revelation that the Bureau had not turned over thousands of pages of material to the McVeigh defense (as it was compelled to do) provided one more example of how the legal system can screw up a capital punishment case. As Senator Russ Feingold, a death penalty foe, said on the Senate floor, "The FBI's belated release of these thousands of documents highlights the fact that the federal government's administration of the death penalty, even in the most highly scrutinized of cases, is fallible....If this kind of gross failure can occur in a case managed by the most competent, professional law enforcement agency of which we know, doubts must arise with regard to the government's ability in every capital case." At a House hearing featuring the departing FBI Director Louis Freeh, Representative Patrick Kennedy -- who ran for Congress as a death penalty supporter but who has changed his position -- argued that capital punishment is "disproportionately applied to black people and that innocent people have been wrongly sentenced to death," and he blasted Freeh and the Bureau: "If we can't even get Timothy McVeigh right, how are we supposed to get the millions of others who are going through our justice system with little or no spotlight on their cases...right?" Freeh replied, "There is no danger that an innocent Timothy McVeigh is going to be punished." But that was not the point. McVeigh was no longer in the dock; the national execution state was.
The gurney has turned, and the McVeigh case now offers ammunition to those who decry state-sponsored killing. If only his execution -- should it come to pass -- were publicly broadcasted.
There certainly is the public interest. Consider the 1600 journalists who were flocking to Indiana for the event. As others have suggested, televising executions might force some death penalty supporters to confront the gray horror of Big Government executions. Perhaps. Could the widespread viewing of an execution and the attendant (and sure-to-be-nauseating) media spectacle actually cause people to conclude capital punishment is a practice worthy of a supposedly great and democratic nation?
The argument against such reality-TV fare is that it would be too gruesome, a debasement of the culture. Think of the children. No doubt, there is something unseemly and primitive about public executions. But the obvious response is that government, in general, should not be engaged in conduct that cannot bear full exposure. We can make rare exceptions for, say, true national security secrets, but not for matters of taste. Americans who support capital punishment may not want to see it on television (just as veal aficionados may not want to watch a documentary on the slaughter of calves). Let them switch the channel to a World Wrestling Federation match. But those citizens who wish to argue against the death penalty by showing the savagery and dishonor of government executions should have the opportunity to do so.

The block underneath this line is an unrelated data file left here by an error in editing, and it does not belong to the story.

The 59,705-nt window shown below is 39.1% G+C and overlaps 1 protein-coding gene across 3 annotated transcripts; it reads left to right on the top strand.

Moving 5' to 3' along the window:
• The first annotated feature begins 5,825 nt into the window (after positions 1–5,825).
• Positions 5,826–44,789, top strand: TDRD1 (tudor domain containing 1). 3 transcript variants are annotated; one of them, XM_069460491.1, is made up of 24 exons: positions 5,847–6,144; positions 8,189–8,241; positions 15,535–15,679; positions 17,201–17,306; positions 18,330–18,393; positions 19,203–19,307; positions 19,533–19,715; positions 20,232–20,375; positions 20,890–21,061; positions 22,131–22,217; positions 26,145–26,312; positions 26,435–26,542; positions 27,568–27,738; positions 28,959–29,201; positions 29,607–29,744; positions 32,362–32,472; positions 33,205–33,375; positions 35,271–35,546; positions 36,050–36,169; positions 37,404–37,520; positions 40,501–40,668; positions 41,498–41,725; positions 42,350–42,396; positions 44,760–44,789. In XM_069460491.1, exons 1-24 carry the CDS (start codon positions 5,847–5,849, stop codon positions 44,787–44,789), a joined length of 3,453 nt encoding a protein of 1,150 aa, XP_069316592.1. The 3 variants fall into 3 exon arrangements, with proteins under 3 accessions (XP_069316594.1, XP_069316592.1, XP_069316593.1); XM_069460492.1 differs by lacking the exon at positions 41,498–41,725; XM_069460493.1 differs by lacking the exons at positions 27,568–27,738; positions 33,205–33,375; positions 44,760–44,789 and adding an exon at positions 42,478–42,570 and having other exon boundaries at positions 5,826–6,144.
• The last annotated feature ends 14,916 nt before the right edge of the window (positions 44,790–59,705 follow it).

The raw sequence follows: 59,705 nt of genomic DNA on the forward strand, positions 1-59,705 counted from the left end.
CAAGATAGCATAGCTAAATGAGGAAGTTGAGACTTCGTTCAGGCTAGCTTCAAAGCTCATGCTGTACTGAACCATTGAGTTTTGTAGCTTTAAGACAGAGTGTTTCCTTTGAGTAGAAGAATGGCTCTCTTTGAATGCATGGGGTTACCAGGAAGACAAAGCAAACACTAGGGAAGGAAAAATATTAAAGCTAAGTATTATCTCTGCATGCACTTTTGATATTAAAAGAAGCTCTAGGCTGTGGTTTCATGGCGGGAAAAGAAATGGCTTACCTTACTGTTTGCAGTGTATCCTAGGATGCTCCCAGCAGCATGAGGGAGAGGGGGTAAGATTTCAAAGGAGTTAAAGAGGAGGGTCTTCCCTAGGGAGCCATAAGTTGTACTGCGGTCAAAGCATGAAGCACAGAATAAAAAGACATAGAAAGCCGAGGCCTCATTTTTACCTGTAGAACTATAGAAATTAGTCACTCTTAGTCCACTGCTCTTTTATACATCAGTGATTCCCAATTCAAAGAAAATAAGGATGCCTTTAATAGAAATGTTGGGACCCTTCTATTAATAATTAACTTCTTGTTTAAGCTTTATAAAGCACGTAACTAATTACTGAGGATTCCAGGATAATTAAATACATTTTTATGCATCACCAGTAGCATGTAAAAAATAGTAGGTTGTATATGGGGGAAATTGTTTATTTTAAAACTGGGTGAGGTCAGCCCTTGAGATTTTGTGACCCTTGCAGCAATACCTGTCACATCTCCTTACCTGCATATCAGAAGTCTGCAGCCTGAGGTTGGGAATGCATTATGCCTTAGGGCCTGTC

Would this lead to a further coarsening of the culture? Ponder that CBS poll that indicates most death penalty supporters accept wrongful executions. How coarser can you get? Let these capital punishment backers see what it would look like when an innocent person is strapped in and killed by bureaucrats.
Moreover, killing McVeigh in revenge, if not coarse, is damn obvious. What uplifting message does it send? Is it a deterrent to other maniacal anti-government patriots planning to blow up federal office buildings? (Appea ring on the Letterman show last year, Bush acknowledged that it was difficult to prove capital punishment prevents crime.) Imagine if the McVeigh jury had declared, "You have been found guilty of murdering 168 men, women and children. But because we, as members of a civilized society, consider life precious, we won't even take the life of a scumbag like you. But we will take away your freedom. Forever." What a way that would be to sandpaper one coarse edge of the culture.
May 21, 2001 (http://www.monitor.net/monitor) All Rights Reserved. Contact email@example.com for permission to use in any format.